Check out other A to Z Challenge participants by clicking here . Yesterday afternoon, while the Husband and I worked in the Mama's garden, Molly the Cat walked along the fence. We didn't know what she had been up to until the Husband went looking for her. He found her heading down a connecting fence. Fortunately, she turned around when he called to her. He took her off the fence, put her down on the ground, and followed her to the house all the while praising her for a job well done. After she went inside the house, the Husband shut the door. Molly the Cat rested beside the screen door and watched us hammer poles into the ground, untangle wire fencing, and attach the wire between poles for vegetables to climb up and up. She did not say a word unlike the neighborhood dogs when they want their way. When the Husband and I came to the screen door, Molly the Cat sat up. First, she looked adoringly at the Husband. "Verily, kind sir, please, will you open the do
"Seriously. Another photo." I think that's what Molly the Cat would say if she could speak. "I suppose you're telling stories about me." Yep. I surely have. If you'd like to read a post or two, click over to Missy Molly by Golly . Check out other A to Z Challenge participants by clicking here .
In April of last year, I stumbled upon a handsome batik-like print with ukuleles. Immediately, I thought, "An Hawaiian shirt for the Husband!" Without giving it another thought, I bought 2 yards of the fabric. I didn't care that I hadn't ever sewn a shirt before. When the Husband saw the print, he was just as excited as me about the idea of a Hawaiian shirt for him. Throughout May, I looked at patterns online. The thought of sewing collars, yokes, and buttons made my hands sweat. I needed to turn this shirt into something fun to sew. "What do you think about a tunic?" I asked the Husband. The Husband went into a happy place as he described a Mexican tunic he once owned when he was a young man. How comfortable it was. How neat it looked. And so on, and so forth. In June, for his birthday, I gave the Husband a written promise of a hand-sewn tunic in the ukulele print. Over the summer, I kept my eyes open for the perfect tunic pattern. By September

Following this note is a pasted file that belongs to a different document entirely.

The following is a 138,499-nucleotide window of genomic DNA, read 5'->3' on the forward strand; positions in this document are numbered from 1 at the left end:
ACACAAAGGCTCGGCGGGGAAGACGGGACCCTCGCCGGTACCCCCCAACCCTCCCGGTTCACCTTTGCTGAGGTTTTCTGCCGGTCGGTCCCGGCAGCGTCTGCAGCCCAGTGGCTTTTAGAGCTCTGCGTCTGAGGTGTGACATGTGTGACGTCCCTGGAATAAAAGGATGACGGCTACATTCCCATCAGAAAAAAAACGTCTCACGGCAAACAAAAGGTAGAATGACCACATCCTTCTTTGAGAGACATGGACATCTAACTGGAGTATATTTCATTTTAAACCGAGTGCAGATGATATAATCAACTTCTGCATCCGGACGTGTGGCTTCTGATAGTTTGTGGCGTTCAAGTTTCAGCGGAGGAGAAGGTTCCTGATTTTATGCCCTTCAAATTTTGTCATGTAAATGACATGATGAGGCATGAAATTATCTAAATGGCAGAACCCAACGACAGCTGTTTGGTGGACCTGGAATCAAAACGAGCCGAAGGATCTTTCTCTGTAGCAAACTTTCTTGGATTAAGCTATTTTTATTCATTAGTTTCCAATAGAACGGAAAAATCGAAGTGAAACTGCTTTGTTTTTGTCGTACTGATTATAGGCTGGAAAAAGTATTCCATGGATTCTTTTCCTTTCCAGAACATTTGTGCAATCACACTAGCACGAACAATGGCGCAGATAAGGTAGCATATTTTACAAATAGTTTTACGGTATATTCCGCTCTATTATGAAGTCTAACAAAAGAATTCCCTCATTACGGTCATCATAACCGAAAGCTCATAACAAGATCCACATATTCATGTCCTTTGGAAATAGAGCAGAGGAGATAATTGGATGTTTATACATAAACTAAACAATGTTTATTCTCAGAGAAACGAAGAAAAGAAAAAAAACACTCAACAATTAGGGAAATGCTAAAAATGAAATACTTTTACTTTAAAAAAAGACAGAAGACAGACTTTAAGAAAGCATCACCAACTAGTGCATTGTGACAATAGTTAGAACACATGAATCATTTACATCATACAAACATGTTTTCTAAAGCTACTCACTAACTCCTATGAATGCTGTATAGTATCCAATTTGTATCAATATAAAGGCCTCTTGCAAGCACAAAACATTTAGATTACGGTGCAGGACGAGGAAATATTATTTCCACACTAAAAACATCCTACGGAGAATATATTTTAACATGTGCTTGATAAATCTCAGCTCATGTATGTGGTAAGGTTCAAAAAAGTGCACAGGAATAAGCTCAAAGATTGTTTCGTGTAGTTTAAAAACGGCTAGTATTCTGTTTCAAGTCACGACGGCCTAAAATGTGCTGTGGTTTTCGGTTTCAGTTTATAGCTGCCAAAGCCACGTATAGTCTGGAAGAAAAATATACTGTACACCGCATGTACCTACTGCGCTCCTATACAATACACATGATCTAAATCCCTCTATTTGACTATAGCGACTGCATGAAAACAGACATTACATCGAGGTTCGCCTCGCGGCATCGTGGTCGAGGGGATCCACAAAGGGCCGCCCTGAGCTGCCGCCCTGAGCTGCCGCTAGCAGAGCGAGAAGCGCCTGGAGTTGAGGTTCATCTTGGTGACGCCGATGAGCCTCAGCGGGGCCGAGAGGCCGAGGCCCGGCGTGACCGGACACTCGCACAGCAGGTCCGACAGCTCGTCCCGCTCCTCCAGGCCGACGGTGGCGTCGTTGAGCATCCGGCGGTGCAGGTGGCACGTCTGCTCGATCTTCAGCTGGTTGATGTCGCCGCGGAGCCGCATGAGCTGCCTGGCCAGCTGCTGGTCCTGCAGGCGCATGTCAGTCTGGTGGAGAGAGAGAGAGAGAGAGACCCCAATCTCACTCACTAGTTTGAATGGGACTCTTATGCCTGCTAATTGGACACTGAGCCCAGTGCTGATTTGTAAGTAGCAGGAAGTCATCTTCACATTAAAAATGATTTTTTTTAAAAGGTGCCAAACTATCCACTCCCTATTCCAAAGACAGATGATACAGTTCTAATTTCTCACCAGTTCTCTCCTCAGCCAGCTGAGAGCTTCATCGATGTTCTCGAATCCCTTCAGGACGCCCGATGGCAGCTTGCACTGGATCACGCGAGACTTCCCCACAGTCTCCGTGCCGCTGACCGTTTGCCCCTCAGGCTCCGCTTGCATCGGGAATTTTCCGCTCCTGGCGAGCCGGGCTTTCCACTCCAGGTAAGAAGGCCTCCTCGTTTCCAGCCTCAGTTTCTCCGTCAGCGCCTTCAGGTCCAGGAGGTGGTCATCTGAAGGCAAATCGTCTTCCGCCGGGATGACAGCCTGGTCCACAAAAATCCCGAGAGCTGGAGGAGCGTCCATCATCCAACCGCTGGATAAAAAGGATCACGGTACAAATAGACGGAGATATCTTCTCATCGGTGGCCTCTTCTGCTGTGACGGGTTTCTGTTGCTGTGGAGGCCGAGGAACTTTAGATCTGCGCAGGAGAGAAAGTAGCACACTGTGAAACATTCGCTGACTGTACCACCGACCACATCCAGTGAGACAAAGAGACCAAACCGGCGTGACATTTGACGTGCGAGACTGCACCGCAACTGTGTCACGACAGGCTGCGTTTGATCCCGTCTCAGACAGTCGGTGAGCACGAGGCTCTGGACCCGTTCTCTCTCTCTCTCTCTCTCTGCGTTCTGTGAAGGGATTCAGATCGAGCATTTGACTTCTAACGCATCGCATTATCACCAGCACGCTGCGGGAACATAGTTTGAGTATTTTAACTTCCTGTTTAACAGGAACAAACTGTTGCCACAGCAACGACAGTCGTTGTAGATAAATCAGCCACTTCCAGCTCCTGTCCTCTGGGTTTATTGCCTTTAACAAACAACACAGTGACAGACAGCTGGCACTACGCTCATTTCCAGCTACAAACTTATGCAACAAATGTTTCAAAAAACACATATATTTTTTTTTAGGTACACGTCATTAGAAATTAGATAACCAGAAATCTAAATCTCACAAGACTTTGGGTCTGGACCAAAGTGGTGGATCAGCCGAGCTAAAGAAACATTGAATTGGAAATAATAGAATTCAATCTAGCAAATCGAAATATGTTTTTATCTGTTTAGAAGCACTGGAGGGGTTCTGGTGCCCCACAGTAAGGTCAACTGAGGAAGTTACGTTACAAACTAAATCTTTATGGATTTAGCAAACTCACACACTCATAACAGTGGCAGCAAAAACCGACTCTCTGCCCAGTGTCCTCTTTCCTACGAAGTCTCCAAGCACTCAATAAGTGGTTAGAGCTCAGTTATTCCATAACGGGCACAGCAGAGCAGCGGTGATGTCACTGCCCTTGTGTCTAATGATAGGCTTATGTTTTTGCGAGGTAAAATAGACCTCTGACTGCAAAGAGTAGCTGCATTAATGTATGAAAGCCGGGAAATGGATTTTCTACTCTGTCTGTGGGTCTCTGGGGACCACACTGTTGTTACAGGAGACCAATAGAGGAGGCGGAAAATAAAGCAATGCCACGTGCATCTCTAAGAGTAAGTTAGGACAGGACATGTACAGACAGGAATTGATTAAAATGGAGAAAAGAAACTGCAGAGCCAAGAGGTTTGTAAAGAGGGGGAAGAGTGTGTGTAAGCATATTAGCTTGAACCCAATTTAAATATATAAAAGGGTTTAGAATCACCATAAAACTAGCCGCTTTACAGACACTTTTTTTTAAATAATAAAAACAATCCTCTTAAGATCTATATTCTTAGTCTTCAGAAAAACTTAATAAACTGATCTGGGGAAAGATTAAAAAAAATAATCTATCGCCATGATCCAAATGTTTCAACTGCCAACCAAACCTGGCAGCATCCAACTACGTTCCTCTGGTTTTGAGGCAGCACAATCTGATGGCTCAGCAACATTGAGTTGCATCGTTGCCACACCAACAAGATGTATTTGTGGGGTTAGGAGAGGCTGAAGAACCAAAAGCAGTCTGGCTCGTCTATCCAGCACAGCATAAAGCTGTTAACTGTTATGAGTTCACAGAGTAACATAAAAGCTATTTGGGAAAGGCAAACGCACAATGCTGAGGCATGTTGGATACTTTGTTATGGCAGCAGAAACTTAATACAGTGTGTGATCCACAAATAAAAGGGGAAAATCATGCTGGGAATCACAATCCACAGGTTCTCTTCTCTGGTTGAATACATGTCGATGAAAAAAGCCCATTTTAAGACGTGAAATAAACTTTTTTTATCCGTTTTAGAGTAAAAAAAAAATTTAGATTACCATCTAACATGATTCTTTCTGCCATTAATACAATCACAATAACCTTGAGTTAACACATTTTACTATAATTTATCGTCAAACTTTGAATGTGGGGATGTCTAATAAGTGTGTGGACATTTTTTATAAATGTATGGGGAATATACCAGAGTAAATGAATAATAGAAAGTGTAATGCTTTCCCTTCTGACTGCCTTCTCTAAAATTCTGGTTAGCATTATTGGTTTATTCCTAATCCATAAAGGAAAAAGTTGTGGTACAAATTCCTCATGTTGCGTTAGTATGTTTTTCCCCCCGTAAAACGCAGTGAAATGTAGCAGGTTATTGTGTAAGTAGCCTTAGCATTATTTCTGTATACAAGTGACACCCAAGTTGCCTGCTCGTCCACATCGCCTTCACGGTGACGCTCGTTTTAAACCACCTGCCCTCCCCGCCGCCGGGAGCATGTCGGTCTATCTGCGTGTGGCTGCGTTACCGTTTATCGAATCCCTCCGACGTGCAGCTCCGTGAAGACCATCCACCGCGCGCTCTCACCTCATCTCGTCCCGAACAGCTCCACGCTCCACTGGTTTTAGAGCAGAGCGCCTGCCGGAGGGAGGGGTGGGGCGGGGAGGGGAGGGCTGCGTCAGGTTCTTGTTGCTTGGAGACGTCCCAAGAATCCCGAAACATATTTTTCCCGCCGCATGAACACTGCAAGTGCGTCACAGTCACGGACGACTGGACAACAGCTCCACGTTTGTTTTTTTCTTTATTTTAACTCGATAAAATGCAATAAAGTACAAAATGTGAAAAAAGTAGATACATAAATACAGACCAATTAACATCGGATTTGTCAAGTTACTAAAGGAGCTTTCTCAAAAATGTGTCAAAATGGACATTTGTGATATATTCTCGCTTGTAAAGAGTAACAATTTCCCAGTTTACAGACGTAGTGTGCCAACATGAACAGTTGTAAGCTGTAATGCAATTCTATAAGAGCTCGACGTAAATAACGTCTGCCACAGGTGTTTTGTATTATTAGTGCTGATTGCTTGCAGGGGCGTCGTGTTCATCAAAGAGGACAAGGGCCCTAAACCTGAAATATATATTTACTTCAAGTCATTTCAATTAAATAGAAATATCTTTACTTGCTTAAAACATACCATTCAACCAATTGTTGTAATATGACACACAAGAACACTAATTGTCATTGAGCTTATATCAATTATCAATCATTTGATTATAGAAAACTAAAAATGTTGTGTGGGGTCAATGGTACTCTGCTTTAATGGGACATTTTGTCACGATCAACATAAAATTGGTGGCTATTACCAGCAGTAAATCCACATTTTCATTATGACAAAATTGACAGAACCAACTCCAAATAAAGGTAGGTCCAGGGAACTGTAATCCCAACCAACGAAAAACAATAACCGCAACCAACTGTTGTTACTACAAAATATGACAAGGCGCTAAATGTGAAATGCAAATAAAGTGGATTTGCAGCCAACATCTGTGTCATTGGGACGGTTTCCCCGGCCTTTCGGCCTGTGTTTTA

Check out other A to Z Challenge participants by clicking here . Scrape. Scrape. Scrape. Scrape. "What is that noise?" I imagine the Pop of the mom-and-pop grocery store said. The Mom walked over to the front window and laughed (so I conjecture). Scrape. Scrape. Scrape. Scrape. "What is it?" Scrape. Scrape. Scrape. Scrape. "That darling little chubby girl is skating." "On what? Cans?" "Yes." Scrape. Scrape. Scrape. Scrape. I was probably 6 or 7 years old when I skated for the first time. With each foot snugly encased in a crushed beer can, I slowly made my way around the bend of the gravel driveway to the road and along the shoulder. I crossed in front of the mom-and-pop store with the goal of reaching the stop sign. There I rested for a long while. Most likely I wished I had a nickel for a candy bar or maybe a dime for a bottle of Nehi soda. Skating was more work than I thought it would be. Up, I stood, and
Check out other A to Z Challenge participants by clicking here . Did you think I was going to talk about rock and roll stars? Hahaha. Nope. I'm talking about actual rocks. Granite—or are they basalt?—rocks that edge the ocean shorelines, to be precise. But, my question can be about rock formations anywhere. That question: Do you ever see faces in rocks? How about figures? Here's what I saw at the rocky shoreline in Monterey recently. Mr. Big Nose Fat Lips Old Snorer—Zzzzzzzzzzz Zzzzzzzzzzz